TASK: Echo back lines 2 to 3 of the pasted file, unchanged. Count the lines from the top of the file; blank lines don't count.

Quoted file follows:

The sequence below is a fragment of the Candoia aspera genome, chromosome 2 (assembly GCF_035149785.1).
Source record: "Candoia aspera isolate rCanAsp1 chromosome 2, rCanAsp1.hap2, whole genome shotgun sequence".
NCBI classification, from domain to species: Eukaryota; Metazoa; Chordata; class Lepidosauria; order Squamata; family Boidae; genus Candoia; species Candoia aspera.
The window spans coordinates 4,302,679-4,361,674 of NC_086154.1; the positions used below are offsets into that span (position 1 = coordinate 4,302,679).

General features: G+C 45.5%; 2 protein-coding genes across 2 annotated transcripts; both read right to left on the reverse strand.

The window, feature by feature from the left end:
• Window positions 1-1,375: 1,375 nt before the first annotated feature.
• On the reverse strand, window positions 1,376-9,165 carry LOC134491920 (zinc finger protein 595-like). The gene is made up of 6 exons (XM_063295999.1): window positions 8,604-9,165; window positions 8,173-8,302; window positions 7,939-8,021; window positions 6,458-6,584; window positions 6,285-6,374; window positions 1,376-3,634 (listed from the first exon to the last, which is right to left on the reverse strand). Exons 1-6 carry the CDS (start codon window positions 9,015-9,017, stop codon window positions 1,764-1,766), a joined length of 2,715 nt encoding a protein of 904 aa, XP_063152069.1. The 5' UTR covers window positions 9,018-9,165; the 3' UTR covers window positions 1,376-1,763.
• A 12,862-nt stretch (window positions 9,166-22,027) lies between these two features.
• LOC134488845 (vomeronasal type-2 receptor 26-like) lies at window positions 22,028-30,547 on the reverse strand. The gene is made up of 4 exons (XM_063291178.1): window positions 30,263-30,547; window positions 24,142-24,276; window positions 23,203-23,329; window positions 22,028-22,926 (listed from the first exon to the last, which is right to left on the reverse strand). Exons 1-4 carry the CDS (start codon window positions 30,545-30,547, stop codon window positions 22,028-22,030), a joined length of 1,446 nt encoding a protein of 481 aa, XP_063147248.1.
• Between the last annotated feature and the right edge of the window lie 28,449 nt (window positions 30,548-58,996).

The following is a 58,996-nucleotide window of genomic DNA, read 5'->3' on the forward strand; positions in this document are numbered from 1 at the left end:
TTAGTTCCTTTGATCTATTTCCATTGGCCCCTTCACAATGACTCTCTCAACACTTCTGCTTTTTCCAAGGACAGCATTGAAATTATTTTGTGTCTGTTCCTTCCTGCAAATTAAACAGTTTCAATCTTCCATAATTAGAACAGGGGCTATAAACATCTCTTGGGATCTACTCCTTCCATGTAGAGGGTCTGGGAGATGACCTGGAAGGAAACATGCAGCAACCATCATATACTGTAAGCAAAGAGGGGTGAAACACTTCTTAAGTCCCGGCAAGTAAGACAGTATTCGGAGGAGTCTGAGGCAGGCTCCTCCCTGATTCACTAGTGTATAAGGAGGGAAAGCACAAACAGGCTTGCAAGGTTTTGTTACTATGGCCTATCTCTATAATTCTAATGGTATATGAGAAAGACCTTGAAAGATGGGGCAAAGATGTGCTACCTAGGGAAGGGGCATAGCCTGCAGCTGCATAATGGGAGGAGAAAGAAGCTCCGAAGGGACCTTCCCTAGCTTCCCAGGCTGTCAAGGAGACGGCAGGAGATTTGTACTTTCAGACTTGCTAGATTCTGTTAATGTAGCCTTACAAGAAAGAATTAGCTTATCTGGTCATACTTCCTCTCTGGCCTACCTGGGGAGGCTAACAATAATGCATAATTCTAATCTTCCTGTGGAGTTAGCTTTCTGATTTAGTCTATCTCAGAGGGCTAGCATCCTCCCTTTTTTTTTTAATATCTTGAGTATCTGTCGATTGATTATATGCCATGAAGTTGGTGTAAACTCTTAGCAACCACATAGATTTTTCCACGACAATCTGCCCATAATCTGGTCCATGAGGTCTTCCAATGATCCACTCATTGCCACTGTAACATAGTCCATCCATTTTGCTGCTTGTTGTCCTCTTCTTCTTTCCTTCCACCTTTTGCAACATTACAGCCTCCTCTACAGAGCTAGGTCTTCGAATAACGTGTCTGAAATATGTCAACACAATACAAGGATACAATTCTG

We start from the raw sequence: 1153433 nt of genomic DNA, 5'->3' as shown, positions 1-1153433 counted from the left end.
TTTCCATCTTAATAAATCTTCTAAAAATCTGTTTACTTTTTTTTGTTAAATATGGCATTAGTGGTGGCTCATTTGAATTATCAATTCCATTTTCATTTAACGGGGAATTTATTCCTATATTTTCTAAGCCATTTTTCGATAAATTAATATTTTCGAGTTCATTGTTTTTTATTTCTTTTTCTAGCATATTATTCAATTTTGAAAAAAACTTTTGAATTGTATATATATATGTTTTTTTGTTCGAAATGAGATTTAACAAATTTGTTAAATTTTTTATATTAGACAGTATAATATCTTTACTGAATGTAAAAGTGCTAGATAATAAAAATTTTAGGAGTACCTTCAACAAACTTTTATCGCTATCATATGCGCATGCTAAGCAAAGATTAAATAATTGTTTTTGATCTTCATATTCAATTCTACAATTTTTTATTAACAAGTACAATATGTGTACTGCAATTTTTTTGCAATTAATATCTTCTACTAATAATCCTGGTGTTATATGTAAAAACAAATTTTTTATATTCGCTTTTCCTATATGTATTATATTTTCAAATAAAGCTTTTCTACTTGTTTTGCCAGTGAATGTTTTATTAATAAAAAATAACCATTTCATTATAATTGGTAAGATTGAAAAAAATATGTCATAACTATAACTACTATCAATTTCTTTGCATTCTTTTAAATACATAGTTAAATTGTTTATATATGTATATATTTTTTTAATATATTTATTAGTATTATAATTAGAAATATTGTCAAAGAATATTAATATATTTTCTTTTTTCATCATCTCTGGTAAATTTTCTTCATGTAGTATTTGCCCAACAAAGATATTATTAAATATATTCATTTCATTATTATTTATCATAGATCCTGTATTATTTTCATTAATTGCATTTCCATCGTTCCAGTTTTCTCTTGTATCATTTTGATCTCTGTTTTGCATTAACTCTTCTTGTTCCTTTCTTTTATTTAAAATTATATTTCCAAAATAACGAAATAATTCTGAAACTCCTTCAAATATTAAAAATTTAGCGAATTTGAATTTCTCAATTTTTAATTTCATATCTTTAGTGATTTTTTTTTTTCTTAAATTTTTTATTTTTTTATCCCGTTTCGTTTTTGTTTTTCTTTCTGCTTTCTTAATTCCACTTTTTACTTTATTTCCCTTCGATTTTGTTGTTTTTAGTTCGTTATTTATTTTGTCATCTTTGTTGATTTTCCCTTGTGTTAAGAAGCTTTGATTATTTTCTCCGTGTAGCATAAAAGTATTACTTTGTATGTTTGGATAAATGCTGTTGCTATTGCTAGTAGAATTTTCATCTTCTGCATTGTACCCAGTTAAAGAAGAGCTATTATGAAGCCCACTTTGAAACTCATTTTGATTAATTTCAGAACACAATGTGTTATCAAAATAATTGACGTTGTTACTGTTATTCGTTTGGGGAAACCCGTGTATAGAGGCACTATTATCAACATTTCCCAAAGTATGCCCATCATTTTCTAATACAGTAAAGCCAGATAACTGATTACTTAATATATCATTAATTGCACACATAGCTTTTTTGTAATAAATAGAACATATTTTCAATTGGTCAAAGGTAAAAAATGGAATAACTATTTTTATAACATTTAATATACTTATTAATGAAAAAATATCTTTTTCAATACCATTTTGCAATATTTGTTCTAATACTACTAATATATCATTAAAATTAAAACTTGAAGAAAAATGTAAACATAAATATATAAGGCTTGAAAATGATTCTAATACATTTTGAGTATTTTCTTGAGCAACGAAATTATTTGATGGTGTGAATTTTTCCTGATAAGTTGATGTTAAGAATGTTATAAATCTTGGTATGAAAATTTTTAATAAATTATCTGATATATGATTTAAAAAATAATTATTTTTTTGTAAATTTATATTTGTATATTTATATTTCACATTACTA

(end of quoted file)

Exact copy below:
Source record: "Candoia aspera isolate rCanAsp1 chromosome 2, rCanAsp1.hap2, whole genome shotgun sequence".
NCBI classification, from domain to species: Eukaryota; Metazoa; Chordata; class Lepidosauria; order Squamata; family Boidae; genus Candoia; species Candoia aspera.